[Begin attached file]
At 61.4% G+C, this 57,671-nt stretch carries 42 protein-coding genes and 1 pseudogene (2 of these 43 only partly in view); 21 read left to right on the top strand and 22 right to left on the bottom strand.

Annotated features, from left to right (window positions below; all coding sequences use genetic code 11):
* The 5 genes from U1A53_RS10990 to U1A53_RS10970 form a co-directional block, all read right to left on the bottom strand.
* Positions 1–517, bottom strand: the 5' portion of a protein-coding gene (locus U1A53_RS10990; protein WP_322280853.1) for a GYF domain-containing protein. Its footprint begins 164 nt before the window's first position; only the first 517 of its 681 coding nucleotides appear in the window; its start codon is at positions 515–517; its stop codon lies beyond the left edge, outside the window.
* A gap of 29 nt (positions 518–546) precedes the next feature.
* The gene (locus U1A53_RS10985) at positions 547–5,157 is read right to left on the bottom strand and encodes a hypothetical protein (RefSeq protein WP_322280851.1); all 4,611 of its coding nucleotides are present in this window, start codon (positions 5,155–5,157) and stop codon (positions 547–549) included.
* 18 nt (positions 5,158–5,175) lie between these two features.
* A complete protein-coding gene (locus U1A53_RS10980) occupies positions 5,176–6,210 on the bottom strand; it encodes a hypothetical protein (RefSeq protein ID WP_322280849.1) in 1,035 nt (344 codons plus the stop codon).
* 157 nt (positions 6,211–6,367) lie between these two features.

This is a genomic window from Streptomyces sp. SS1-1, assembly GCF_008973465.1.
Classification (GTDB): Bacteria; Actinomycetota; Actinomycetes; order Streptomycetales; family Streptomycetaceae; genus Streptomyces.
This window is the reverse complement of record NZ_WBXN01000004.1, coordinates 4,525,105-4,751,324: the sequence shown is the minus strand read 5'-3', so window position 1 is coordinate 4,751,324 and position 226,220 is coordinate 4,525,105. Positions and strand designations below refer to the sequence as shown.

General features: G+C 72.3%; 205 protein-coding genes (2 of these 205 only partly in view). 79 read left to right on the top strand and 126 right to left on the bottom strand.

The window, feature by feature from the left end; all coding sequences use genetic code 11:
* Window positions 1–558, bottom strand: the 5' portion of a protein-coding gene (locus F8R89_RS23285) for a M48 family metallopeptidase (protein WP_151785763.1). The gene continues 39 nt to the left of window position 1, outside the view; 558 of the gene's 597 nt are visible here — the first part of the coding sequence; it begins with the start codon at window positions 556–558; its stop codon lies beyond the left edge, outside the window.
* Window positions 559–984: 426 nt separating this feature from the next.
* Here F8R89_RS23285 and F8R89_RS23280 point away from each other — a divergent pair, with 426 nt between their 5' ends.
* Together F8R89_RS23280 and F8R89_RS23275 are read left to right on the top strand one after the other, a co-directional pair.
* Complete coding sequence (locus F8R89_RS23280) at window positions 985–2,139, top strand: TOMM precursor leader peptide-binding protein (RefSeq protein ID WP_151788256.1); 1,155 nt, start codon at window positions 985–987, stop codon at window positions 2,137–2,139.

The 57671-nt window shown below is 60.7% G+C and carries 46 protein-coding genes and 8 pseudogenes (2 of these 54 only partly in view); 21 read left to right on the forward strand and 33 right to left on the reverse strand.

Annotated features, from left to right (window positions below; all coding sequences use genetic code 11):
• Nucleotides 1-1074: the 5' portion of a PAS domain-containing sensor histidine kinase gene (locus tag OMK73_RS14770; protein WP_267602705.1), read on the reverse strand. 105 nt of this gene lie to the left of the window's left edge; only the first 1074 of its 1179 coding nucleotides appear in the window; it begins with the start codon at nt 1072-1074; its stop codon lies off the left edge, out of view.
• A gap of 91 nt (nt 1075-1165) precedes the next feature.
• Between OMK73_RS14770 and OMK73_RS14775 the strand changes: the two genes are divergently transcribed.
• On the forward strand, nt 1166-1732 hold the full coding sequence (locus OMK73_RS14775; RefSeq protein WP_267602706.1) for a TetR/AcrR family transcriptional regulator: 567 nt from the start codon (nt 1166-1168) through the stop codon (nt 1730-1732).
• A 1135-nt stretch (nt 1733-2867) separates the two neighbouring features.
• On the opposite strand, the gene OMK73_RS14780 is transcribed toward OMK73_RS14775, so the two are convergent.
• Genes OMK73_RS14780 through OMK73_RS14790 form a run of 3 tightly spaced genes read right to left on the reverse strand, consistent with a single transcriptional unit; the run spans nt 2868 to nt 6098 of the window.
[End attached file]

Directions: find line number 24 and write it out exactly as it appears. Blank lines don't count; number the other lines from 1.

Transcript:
• Between OMK73_RS14770 and OMK73_RS14775 the strand changes: the two genes are divergently transcribed.